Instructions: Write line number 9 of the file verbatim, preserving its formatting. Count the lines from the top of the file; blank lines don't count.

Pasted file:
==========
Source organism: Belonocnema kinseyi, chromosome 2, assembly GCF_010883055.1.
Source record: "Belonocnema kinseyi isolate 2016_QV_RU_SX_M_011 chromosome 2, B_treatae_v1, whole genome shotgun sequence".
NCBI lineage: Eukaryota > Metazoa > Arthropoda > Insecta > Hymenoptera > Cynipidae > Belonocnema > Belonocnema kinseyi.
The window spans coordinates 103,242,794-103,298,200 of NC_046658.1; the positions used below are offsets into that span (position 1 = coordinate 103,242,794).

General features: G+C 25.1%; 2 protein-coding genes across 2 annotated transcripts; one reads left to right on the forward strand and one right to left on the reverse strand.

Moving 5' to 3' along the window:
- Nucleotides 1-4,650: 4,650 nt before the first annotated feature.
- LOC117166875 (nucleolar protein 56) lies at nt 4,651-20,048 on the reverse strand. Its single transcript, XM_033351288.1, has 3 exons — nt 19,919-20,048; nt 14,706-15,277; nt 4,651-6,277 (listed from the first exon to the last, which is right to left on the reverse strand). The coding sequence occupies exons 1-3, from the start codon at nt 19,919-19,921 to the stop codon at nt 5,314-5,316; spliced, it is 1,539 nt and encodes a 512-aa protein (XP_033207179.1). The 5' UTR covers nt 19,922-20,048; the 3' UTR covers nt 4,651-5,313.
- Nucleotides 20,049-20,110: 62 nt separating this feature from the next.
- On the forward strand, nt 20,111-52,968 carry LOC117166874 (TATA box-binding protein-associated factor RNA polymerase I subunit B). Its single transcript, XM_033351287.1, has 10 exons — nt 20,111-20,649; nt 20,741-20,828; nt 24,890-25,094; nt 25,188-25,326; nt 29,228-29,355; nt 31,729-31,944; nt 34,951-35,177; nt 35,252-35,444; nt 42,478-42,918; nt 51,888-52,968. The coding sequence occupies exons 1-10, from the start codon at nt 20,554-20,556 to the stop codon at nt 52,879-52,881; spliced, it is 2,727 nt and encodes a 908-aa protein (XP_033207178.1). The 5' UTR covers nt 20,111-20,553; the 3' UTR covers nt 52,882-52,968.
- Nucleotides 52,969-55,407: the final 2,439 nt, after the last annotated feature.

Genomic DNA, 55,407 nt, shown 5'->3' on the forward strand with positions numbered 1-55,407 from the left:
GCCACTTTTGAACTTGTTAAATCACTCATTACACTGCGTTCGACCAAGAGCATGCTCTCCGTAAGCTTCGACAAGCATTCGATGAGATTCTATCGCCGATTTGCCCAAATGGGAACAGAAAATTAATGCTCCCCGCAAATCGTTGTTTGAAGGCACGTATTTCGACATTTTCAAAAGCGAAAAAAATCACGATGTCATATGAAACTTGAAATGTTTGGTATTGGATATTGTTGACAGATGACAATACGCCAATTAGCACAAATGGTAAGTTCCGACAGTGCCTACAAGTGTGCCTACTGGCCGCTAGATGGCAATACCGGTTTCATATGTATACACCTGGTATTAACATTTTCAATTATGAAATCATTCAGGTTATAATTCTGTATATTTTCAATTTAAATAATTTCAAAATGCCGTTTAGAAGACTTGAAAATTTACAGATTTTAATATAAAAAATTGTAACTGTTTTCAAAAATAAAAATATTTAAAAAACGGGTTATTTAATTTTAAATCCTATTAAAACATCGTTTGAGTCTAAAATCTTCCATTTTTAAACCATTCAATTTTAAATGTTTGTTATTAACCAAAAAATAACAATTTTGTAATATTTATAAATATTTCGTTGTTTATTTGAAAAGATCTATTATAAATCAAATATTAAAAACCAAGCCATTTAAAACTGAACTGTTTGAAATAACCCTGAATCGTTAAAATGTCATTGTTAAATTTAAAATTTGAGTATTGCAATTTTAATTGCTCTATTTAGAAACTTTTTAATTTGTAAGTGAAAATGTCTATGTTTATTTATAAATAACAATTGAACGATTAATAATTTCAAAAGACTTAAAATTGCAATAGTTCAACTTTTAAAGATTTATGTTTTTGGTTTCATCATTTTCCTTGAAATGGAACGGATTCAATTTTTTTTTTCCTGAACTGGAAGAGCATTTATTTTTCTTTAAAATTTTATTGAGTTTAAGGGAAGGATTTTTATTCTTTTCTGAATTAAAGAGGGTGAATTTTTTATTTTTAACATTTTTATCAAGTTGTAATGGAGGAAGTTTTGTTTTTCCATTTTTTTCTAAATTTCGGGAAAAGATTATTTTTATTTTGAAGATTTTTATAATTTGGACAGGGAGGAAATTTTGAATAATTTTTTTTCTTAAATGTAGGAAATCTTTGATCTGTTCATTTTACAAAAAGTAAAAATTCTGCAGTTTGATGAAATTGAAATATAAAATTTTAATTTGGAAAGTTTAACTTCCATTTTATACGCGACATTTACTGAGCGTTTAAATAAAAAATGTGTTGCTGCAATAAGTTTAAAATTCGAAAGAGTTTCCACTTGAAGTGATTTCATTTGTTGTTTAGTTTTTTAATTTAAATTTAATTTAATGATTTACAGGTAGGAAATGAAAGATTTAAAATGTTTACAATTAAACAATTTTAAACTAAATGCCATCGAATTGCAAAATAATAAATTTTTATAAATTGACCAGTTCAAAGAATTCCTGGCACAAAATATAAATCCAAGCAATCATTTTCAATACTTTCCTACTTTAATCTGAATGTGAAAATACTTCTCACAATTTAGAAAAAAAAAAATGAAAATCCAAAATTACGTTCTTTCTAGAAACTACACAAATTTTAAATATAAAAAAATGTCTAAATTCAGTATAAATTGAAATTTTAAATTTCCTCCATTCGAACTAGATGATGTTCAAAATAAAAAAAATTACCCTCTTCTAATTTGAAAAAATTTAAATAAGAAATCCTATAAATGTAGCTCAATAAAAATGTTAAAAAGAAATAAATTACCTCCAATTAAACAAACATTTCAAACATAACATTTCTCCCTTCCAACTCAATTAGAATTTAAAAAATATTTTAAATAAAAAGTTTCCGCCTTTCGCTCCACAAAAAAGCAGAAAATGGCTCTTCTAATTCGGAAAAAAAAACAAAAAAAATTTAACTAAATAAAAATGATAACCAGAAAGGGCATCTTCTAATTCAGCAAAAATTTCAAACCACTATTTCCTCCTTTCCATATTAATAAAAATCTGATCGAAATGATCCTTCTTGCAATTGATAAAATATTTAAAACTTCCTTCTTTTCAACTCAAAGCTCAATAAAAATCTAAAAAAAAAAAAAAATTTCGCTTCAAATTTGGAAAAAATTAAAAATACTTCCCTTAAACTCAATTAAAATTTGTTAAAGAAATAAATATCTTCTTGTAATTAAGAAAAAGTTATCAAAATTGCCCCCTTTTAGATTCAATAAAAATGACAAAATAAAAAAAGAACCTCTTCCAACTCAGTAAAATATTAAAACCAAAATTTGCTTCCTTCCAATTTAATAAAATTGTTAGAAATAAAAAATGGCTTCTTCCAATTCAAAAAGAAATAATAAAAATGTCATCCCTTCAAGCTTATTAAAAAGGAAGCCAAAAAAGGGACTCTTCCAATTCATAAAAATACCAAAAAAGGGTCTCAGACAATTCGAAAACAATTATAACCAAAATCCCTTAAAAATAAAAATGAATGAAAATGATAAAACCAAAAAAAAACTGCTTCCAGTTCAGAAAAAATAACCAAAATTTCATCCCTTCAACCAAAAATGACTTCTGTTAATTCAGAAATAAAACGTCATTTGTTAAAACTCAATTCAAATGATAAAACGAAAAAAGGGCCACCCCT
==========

- Nucleotides 20,049-20,110: 62 nt separating this feature from the next.